Publishers of travel guidebooks for those on a shoe-string budget, or at least for the demographic who should be on a shoe-string budget. The Let's Go Guide to Europe is easily found on many North American students' bookshelves, often littered with post-it notes and jotted-down plans concerning a much-dreamed-about grand tour of Europe*, just like in A Room with a View.

Guides are available for large areas (Europe), countries (Belgium), and in some cases, cities (uh...city in Belgium). Generally, they're quite informative and certainly easy to use. Personally, I vowed never to touch them again after I read up on my home city and discovered that they'd listed the Brunny as a top night spot for travellers. Let's Go travel guides are written exclusively by Harvard students - which means if you want to go where the Harvard students go, buy their books. If you want to avoid them, try Lonely Planet or The Rough Guide instead.

*As Eddie Izzard says: "Europe is where the history comes from."

Let's Go: Background

Let's Go is a series of books by a travel book publisher. Their books don't want to give you a thorough description of where you're going--you'll learn that yourself--they want to give you methods and means of travel that will save you money and time. Their logo used to be a "thumbs up" sign--in homage to hitchhikers, perhaps--but now they distance themselves from the association:

"Do not hitchhike! In Los Angeles, it's not just dangerous, it's suicidal."
--Let's Go USA 2001

I met a Let's Go student writer in Glasgow. He got around 50 quid a day for his 60 days of research, traveling around Scotland reviewing the previous year's book and adding content. He had to stay within his budget while trying out restaurants, clubs, hotels, and hostels. The writers don't get too much money, so (theoretically) the readers shouldn't have to spend much money.

Curious, I asked him about how he got the job. "I met a recruiter at a job fair and signed right up." Odd, I thought, we don't get Let's Go recruiters at state college. I asked him where he went. "Harvard."

How to Use Let's Go

I've had the opportunity to use Let's Go Europe and Let's Go USA on two separate long trips. Let's Go Europe got me through a month and a half of traveling on my own, and Let's Go USA coordinated a whistle-stop ten-cities-in-thirty-days Greyhound bus trip.

The books are invaluable baseline guides for getting oriented to a city. Let's Go isn't going to help you discover the hidden treasures of a town; treat the books as good "scouting" tools to become comfortable with a city and establish a point of reference.

Read the introductory section beforehand, as described below in "Book Structure." Get a reservation in the first city you want to visit, sometime before you go. Once you get there, your three tools should be Let's Go, advice from fellow travelers and hostelers, and a good set of public transit maps.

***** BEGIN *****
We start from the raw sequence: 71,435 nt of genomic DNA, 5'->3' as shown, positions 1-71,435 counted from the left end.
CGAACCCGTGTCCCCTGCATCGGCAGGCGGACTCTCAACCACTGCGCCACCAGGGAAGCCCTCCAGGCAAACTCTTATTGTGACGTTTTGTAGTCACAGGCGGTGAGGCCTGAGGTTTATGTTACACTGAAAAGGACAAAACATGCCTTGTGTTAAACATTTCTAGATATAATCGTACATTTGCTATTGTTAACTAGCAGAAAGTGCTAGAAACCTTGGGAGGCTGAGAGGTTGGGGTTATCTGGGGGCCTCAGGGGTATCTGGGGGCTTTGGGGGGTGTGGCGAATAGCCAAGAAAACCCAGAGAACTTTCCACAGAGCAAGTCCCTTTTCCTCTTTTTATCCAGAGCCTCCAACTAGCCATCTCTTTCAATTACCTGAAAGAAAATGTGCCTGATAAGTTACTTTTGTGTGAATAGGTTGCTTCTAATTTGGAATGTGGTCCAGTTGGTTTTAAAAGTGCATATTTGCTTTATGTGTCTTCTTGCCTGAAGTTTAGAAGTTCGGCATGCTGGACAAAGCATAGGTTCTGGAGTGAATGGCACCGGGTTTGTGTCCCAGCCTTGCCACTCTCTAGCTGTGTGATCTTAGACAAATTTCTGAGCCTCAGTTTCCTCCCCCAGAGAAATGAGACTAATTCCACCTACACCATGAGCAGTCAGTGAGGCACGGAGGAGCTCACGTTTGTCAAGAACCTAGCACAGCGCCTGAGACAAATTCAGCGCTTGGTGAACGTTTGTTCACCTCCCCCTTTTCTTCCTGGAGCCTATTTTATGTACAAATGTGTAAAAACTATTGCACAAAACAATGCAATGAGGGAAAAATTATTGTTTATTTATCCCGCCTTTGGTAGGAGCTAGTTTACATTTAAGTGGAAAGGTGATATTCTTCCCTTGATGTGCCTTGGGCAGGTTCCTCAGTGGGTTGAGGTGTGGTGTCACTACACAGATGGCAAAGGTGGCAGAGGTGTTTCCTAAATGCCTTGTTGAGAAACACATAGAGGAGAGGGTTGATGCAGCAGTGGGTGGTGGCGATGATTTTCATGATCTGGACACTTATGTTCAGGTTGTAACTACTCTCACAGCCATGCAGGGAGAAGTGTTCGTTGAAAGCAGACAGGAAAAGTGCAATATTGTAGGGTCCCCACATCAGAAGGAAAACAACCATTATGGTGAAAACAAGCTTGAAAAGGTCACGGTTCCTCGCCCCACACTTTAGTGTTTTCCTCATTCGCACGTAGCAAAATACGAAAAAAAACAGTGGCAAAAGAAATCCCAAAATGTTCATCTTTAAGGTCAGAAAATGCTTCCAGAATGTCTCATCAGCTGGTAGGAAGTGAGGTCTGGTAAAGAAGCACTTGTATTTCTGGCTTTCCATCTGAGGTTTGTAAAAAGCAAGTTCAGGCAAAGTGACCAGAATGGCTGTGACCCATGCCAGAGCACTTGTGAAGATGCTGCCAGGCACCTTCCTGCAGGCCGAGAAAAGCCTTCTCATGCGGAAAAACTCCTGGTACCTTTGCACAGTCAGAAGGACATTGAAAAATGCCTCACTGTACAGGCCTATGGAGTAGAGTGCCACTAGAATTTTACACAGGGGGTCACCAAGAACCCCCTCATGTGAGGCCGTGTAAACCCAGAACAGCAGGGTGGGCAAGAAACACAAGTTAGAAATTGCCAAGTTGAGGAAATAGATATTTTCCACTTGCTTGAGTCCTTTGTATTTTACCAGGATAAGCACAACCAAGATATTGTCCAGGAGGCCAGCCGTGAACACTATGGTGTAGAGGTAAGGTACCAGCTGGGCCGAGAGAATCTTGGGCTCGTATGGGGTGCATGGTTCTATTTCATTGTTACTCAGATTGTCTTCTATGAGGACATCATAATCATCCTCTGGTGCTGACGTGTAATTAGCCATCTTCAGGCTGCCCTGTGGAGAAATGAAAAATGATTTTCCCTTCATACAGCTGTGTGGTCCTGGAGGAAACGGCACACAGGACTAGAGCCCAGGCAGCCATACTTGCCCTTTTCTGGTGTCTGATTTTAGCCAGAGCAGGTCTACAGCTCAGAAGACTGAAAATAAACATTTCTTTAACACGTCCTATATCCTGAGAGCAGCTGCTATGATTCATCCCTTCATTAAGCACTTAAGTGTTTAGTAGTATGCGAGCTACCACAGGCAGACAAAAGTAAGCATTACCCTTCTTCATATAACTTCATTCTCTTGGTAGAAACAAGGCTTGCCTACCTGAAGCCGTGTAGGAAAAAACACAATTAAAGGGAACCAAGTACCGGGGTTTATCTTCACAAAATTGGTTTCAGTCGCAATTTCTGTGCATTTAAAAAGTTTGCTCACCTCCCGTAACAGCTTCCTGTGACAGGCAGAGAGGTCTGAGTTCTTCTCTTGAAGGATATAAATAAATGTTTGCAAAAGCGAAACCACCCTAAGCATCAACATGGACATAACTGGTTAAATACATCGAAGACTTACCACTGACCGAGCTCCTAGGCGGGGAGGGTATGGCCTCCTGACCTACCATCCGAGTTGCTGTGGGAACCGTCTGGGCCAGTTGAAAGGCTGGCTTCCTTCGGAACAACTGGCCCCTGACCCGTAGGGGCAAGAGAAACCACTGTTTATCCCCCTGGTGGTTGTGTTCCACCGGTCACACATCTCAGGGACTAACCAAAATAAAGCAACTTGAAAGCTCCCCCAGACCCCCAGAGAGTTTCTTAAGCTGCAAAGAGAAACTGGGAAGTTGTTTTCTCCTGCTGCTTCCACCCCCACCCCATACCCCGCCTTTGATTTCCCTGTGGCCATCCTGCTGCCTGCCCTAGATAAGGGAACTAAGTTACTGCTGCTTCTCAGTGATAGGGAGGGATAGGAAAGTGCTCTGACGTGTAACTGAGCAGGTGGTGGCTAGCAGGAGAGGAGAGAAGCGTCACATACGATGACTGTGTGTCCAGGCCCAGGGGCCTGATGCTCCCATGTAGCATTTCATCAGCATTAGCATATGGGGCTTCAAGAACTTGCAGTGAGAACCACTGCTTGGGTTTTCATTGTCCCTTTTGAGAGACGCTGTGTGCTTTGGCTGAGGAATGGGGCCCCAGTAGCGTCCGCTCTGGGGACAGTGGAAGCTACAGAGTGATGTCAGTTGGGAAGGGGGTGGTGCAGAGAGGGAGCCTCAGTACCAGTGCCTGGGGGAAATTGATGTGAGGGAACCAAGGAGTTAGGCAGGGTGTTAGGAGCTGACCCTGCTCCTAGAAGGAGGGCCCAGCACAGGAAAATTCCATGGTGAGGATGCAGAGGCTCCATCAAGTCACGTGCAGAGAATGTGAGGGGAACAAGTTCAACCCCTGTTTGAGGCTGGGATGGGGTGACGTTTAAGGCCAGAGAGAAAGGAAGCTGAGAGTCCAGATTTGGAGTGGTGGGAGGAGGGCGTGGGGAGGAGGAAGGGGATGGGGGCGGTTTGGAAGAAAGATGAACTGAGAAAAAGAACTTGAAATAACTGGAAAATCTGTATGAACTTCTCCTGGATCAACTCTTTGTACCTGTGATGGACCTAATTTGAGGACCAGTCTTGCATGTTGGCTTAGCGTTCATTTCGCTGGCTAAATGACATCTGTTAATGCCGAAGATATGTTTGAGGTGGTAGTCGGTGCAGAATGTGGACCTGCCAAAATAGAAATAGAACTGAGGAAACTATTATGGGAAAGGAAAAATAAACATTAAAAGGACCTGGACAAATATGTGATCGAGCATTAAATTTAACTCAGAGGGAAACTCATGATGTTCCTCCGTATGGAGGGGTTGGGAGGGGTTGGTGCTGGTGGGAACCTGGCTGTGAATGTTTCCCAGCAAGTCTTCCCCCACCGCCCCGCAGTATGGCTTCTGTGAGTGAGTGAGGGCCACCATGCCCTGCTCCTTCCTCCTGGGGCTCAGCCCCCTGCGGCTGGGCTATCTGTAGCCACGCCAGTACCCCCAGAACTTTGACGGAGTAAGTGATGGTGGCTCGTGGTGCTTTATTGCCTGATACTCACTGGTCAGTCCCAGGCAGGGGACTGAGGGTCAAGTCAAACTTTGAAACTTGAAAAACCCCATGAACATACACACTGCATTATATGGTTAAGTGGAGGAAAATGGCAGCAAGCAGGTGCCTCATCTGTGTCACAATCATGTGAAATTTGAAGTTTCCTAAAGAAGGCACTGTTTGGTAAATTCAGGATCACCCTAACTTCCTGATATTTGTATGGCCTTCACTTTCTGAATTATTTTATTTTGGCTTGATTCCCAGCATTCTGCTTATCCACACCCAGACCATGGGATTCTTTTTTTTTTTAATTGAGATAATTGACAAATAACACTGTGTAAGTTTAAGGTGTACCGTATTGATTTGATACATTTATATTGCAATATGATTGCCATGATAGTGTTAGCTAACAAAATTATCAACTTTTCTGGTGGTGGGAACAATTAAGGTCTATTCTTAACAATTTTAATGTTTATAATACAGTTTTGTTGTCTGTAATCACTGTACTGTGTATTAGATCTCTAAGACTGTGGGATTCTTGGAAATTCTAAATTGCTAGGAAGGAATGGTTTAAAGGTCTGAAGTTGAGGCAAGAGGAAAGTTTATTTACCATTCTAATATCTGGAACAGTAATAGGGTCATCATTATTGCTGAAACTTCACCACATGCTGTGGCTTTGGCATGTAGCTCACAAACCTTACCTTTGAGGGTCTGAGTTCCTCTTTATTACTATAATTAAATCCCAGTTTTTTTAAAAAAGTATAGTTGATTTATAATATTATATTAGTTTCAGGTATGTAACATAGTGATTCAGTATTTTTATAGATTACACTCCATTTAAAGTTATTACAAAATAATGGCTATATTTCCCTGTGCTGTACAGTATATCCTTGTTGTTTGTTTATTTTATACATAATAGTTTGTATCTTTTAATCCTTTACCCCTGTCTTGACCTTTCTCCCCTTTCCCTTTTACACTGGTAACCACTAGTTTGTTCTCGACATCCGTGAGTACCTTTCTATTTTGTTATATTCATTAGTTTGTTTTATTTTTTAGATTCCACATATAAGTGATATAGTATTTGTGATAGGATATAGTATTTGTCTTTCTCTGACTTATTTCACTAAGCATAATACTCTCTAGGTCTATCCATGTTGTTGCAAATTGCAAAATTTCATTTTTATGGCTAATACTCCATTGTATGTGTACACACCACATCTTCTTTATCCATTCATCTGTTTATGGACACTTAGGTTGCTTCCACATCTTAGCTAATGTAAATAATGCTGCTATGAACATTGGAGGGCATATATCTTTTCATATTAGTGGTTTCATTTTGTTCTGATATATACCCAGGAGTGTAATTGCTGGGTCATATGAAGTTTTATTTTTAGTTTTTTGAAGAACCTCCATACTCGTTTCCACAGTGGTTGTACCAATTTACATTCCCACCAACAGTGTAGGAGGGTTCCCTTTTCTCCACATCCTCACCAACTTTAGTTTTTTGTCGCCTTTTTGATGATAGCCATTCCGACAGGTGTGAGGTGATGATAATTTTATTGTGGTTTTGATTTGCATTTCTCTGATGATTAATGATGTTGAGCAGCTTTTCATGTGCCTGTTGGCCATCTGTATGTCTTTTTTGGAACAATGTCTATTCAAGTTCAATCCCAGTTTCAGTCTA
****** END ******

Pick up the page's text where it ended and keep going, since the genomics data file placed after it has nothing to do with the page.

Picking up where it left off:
Caveats

Fellow travelers from Europe and Australia have complained that Let's Go is too USA-centric. For those that live in the USA, though, that's not as much of a drawback.

Do not rely on the listed prices. You will be charged more than what Let's Go says you will be charged. Generally, you can figure that if a quoted price is off by 10%, all the prices for that city will be off by 10%.

Book Structure

Each book introduces its topic by describing the people, history, and popular culture... and then introduces the "Essentials": "Getting There", "Getting Around," etc. This introduction will also guide "specialty travelers" like vegetarians, BGLTs, single travelers, and women. Read to find out the cheapest and safest ways to travel. You can find tips on student fares, "flex tickets", courier discounts, and Eurail passes. These chapters are the only parts you have to read before you leave: you have to buy Eurail passes outside of Europe, for example, or you may need a visa to see a certain country.

You can also find a map and a few suggested ititineraries. The popular cities in these itineraries will help you find starting points for regions you need to investigate.

The core of the books are then broken up by city. Let's Go Europe lists entries by country, then by town, ordered by the popularity of each town. Let's Go USA breaks the country into regions--like the "Southeast"--then state, then city. Let's Go Amsterdam just dives right in to a description of the city.

The cities tend to be organized by "things you need to know, in the order you need them": how and when to get there, where to stay, where to eat, what to see, and where to party. Recommendations are marked by the "thumbs up" sign. Each entry will have the cost, a description, hours of operation, critical things to know (the YMCA doesn't accept visitors after 10 PM, everything's closed on Sunday, or you will need a combination lock).

Perhaps the most frightening part of traveling on your own can be finding a (cheap) place to sleep in a new town. You never know if you're getting ripped off or if the place where you've called ahead to make reservations is in a convenient location. Let's Go can give you that detail, and tell you how to best begin your visit in a new town.

Books (as of 2004):

Sources

http://www.letsgo.com
Personal experience.

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